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About Harrison press-journal. (Harrison, Nebraska) 1899-1905 | View Entire Issue (Dec. 25, 1902)
By CEORCE MANVILLE FENN
CHAPTER XII. (Continued.)
Humphrey could not hear all tiiat a
aid, but a word fell upon his ear from
time to time, and as he pieced these
Words together it seemed a if the speak
tr were declaiming against tyranny and
oppression, aotr-camag -cjHaln-Bif"rj
to help him to put an end to the state of,
Then came an excited outburst, as the
speaker must have turned hi face to-
ward the door, for these words came
"The end of it will be that they'll eS'
cape, and bring a man-of-war down up
on us, and all through his fooling."
A murmur arose.
"He's gone mad, I tell you all; aud if
you like to choose a captain for your
selves, choose oue, aud I'll follow him
like a man; but it's time something was
done if we want to live."
Another burst of murmurs rose here.
"He's mad, I tell you, or he wouldn't
keep him like that. So whats it to be,
my lads, a new captaia or the yard arm?"
Tile time glided on, and Humphrey al
ways knew when his captor was at sea,
for the severity of his imprisonment was
then most felt. The lieutenant, Mazzard,
was always left in charge of the place
but Bart remained behind by the ca-
tain'a orders, and at these times Hum
phrey was sternly ordered to keep to his
Dinny came and went, but, try him bow
lie would, Humphrey could get nothing
from him for days and days.
The tide turned at last.
"Well, sor," said Diuny oue morning,
"I're been thinking it over a great dale.
I don't like desarting the captaia, who
has been like a brother to me; but there's
Miathresa Greeuheyg, and love's a won
derful excuse for a many things."
More days passed, and every stroll out
side his prison bad to be taken by Hum
phrey with Bart as close to liira as his
Dinny kept away again, and the plan
to escape might as well have never been
Bart always went well armed with his
prisoner, and seemed unusually suspi
cious; as if fearing an attempt at escape.
Dinny's little widow came no more, and
the hours grew so irksome with the con
finement consequent upon the captain's
absence that Bart longed for his return.
' One morning Bart's manner showed
that something had occurred. His sour
face wore a smile, and he was evidently
greatly relieved of his responsibility as
he said to the prisoner:
' "There, you can go out."
"Has the captain returned?"
Bart delivered himself of a short nod.
"Tell him I wish to see him. Hid him
"What! the skipper? Ton mean, ask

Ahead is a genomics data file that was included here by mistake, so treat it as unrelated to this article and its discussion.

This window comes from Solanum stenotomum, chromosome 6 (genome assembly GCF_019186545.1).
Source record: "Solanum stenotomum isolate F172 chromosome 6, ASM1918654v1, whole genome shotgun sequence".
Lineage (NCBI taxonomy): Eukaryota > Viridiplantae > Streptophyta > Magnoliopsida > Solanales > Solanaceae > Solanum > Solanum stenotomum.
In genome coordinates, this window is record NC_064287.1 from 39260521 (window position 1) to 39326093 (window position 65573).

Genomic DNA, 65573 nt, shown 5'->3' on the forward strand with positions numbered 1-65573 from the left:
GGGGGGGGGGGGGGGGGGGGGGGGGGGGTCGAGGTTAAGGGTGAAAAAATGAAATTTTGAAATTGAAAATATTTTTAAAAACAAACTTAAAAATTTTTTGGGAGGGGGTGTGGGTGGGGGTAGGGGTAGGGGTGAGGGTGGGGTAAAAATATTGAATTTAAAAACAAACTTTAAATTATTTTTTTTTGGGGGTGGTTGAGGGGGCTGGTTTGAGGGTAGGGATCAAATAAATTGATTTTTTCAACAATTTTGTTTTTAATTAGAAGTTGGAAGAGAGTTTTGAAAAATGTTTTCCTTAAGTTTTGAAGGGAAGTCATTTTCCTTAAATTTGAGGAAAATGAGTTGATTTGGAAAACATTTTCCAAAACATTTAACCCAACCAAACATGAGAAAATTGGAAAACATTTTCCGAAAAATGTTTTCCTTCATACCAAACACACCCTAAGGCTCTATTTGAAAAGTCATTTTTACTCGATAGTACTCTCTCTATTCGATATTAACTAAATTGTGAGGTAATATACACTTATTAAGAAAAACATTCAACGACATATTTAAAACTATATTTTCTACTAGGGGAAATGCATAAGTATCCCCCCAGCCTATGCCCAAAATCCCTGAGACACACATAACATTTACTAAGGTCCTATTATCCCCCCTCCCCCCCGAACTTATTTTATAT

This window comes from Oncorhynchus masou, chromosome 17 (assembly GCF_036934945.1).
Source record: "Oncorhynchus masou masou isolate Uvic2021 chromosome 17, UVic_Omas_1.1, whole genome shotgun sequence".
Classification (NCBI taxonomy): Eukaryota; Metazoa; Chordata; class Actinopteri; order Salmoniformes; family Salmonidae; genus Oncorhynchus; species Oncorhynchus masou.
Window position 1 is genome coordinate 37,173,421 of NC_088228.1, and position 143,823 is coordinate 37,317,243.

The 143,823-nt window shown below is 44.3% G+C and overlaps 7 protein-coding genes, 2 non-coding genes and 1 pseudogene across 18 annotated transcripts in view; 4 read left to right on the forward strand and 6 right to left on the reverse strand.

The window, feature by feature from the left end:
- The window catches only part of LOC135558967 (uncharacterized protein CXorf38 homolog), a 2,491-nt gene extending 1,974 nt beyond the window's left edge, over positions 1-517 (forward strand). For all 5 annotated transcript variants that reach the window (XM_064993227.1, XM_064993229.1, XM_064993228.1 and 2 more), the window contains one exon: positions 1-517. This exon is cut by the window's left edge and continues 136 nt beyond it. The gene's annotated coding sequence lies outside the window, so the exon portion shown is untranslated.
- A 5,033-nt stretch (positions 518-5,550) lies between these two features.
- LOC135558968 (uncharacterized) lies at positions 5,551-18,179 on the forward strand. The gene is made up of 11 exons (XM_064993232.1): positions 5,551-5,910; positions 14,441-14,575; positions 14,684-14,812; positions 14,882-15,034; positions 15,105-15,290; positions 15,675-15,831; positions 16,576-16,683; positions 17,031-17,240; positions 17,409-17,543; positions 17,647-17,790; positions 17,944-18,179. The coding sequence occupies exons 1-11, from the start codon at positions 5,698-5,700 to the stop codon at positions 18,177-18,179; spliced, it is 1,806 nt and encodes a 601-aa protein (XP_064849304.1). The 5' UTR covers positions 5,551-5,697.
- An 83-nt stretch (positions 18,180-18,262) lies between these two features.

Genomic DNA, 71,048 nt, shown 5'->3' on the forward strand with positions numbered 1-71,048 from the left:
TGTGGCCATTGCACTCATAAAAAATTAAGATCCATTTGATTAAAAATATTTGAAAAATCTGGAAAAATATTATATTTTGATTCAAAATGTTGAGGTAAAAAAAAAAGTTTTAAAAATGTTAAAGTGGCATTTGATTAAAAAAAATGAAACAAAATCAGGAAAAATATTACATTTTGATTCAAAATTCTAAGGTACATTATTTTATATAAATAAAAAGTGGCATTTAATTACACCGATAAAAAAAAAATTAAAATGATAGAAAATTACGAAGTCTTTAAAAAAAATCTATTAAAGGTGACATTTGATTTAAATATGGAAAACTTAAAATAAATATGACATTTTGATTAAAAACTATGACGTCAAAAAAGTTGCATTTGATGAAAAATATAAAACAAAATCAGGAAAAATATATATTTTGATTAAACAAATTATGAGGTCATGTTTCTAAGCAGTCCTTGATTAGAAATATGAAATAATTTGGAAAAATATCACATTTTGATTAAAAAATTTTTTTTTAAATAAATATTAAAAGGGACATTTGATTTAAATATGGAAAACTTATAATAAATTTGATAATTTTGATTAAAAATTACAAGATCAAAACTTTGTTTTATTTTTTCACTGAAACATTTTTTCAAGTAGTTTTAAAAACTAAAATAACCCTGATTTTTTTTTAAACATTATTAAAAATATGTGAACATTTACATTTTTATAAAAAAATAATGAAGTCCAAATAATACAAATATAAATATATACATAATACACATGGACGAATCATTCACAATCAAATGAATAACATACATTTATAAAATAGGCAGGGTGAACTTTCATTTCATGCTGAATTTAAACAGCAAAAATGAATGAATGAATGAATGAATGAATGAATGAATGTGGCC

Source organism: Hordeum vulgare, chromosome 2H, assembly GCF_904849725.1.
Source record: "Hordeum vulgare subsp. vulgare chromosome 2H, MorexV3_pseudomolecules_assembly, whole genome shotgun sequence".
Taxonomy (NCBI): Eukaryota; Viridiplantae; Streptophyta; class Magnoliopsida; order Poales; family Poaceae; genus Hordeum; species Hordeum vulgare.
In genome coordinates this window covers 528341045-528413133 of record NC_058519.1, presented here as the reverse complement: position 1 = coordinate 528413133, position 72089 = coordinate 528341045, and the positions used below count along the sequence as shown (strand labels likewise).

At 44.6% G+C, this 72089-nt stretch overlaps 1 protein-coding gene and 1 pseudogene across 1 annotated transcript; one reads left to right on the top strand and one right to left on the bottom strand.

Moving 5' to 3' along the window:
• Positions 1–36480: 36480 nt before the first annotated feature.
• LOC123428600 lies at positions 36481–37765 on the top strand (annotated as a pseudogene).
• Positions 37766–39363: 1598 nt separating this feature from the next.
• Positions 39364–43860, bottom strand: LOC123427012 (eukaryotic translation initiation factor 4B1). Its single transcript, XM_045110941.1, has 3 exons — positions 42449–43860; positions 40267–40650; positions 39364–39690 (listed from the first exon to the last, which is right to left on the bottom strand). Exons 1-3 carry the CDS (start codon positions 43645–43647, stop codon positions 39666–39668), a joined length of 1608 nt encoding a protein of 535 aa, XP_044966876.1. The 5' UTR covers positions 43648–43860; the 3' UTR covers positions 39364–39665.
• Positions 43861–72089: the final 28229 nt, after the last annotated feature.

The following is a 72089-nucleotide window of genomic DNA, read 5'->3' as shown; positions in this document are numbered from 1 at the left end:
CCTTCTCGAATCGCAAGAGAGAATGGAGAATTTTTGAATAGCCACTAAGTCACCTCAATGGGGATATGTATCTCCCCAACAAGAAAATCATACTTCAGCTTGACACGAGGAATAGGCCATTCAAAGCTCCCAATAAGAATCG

hiss if I may take yos to him, aad he'll
"I said. Tell your skipper ts came
here!" said Humphrey, drawing himself
Bp as if he were oa the quarterdeck.
"Tell him I wish to see him st oace."
Bart drew a long breath. Then, nail
ing grimly, he slowly left the place.
The buccaneer, who looked anxious and
dispirited, was listening to some com
plaint made by his lieutenant, and angry
words were passing which made Bart
as he heard them hasten his steps, t.nd
look sharply from one to the other as he
Black Mazzard scowled, his face being'
-. "Well," he said alond, "I've warned
your' and he strode out of the old cham
ber which formed the captain's quarters.
"You two been quarreling 7" said Bart,
"The dog's insolence is worse than
ever!" cried the captain, with flashing
eyes. "Bart, I don't waat to shed the
blood of the man who has been my offi
cer, but "
"Let someone else bleed him," growled
Bait Dick would: Dinny would give
anything to do it. We're 'bout tired of
him. I should like the job myself."
"Silence!" said the captaia, sternly.
"Nn, speak; tell me, what has been going
oa since I've been away?"
"Black Mazzard V
The captain nodded.
"Half the time he's speat la the south
ruins preaching to the men."
"Yes, with you for a text. Just ia his
oid way; but I've beea too buy with the
prisoner. He wants yon!"
The buccaneer sprang ts his feet.
"He wants me he has seat far ae?"
- he Fried, eagerly.
"Yes. Perhaps be has sanethlag ts
sar answer to aa offer I aide."
"A a offer r
"Yes, Bart, to joia aa, aad be one of
"Join as, and be your Henteaaat T cried
"Yes, my friend. I like hist far the
sake of his old generous ways, tad I like
aim (or bis present aaliaeas."
"You like him?"
"Yes. It is not impossible, la it, that
I should like to have a Mead?"
"Yesf aald the captaia, steraiy; "sa
other friend! Don't stare, nan, and think
of the past, Mary Dell died, aad Abel
Dell still lives Commodore Jsak, seek
ing to Uke vengeance nnoa these who
eat that young life short"
"Look here." said Bart, whs gaaped
as he listened to bis companion's wild ut
terances; "are yon going saadf
"No, Bart; I sm as saae at you."
"But. you said "
"What I choose ta ssy, aaan. Let sm
believe aU that If t Hke. Do yea sap
pas I do not want same shield sgainst
the etlaga ( 017 awa thoughts? I canst
ta Ulna all that and It shall be aa. Yea
ball tarn It too. I ass Osdsro Jaak.
aad K I wish this ssaa U be say friend,
. aad ha araseats. It aha be tar
rMaarc7 was begiaalag ta feel the
K-J of returning strength la Ma veina,
t l It ferpagbt with It his aid Indeaea-
, : aC aatrit aad the asewwrr that he
-1 Ibva trateai to rata. U Kttle eai
r 1 at Ich Bart Iftat auraiag aa iwOant
1 a 3 and iwarared Has fcr fcte